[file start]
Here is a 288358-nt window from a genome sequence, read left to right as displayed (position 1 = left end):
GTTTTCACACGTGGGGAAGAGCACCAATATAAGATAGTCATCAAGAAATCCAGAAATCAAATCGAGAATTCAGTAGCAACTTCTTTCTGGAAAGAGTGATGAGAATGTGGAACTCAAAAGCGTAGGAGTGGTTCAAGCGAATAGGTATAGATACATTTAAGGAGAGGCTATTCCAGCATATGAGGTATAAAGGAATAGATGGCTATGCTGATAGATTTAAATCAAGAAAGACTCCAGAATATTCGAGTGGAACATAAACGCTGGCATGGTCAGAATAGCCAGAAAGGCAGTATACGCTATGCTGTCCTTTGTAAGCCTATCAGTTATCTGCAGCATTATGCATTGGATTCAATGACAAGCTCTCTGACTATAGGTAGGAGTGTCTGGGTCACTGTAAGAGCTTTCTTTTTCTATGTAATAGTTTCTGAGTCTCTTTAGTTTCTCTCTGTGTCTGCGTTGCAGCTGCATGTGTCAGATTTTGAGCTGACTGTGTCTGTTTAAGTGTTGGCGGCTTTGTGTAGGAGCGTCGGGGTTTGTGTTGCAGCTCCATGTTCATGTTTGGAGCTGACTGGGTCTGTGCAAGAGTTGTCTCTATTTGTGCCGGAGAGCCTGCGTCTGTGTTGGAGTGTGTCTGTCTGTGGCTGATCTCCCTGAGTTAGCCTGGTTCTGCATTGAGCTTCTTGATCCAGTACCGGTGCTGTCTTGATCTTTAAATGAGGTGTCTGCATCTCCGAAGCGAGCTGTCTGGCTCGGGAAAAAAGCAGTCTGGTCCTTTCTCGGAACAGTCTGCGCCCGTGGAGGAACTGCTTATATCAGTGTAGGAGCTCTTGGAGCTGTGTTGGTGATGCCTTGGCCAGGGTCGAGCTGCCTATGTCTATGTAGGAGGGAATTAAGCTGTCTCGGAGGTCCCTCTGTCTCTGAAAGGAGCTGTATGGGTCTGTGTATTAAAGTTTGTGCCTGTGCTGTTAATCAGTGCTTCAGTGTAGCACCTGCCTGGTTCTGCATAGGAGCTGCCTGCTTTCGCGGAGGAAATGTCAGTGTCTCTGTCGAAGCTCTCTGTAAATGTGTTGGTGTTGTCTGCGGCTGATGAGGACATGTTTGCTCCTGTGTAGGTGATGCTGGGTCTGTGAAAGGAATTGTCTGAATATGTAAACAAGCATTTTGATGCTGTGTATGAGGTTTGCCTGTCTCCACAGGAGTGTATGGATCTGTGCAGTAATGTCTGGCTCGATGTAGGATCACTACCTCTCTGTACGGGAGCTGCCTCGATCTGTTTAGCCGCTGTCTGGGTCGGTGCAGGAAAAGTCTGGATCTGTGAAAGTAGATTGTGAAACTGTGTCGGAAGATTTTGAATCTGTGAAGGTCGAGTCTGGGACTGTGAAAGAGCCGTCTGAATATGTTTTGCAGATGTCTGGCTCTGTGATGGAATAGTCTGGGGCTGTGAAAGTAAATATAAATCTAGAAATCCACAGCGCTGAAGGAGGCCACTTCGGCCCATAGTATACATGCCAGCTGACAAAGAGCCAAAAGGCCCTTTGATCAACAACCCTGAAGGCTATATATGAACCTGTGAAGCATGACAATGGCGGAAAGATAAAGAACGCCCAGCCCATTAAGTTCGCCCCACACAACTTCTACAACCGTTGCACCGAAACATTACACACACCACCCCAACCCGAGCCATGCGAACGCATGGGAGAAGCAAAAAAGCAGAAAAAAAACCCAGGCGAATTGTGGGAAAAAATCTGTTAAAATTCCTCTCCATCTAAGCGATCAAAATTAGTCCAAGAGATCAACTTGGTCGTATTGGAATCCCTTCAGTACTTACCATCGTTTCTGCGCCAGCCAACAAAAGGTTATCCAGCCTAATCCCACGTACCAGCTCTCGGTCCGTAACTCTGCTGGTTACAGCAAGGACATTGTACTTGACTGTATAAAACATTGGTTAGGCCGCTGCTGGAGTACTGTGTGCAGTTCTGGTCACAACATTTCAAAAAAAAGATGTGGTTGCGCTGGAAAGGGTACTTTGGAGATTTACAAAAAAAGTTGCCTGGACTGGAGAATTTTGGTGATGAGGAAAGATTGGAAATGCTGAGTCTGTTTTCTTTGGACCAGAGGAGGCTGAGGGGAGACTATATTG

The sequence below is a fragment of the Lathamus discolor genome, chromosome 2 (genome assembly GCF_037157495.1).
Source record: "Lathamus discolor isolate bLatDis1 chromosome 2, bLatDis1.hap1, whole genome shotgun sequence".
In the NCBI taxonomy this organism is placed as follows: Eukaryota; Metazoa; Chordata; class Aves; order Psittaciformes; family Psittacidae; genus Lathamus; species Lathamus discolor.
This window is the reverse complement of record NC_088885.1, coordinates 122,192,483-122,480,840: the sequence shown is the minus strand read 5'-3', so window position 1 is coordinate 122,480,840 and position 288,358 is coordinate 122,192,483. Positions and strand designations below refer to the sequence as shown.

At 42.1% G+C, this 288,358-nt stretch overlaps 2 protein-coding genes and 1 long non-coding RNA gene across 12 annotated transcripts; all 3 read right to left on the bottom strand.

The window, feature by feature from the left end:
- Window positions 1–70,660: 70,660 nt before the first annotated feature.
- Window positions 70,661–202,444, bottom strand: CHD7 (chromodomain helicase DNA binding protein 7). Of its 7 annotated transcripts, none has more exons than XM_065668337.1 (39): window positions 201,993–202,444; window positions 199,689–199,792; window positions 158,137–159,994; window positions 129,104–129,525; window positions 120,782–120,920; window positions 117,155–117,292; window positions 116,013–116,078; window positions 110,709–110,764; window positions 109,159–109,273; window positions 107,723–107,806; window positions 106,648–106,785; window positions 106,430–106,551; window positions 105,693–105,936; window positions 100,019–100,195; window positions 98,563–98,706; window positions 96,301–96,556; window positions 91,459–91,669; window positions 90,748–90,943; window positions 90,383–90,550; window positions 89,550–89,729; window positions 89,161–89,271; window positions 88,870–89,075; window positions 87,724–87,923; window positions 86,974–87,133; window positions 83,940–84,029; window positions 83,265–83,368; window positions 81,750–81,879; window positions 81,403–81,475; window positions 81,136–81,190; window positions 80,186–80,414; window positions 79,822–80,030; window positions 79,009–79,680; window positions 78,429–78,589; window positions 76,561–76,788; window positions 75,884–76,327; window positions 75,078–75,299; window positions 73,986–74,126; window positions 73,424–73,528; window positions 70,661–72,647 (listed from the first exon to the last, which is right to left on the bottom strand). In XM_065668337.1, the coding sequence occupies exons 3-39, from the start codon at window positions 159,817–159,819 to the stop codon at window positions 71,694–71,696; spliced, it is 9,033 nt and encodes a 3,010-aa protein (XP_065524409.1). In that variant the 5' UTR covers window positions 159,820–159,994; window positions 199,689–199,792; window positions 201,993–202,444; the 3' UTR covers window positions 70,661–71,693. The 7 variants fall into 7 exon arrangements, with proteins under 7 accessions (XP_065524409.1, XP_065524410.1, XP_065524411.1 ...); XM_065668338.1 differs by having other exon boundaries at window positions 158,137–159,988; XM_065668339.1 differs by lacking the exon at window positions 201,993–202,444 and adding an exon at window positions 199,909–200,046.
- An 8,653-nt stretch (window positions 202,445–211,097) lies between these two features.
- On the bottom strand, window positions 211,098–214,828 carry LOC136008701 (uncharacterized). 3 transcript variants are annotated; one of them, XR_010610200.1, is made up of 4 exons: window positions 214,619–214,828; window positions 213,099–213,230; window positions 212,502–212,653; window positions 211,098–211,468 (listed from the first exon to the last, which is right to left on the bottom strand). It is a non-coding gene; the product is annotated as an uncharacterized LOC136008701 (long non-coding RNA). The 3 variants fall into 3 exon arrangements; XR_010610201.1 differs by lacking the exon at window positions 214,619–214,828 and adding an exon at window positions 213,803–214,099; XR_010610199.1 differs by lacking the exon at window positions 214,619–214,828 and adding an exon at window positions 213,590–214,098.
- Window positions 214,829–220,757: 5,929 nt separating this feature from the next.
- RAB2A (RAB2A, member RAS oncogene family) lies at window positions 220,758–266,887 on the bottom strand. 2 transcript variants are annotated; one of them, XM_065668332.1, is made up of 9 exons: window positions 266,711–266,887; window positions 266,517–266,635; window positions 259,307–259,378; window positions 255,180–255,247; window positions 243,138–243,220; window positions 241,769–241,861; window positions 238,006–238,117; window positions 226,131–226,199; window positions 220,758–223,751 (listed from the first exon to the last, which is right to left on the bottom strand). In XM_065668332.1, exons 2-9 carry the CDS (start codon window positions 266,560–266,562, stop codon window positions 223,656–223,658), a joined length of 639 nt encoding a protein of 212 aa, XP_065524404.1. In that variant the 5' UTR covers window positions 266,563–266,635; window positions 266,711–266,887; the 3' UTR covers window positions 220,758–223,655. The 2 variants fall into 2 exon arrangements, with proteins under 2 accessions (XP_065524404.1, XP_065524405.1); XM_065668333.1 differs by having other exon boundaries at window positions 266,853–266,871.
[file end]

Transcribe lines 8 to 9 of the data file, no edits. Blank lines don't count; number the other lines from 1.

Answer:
The window, feature by feature from the left end:
- Window positions 1–70,660: 70,660 nt before the first annotated feature.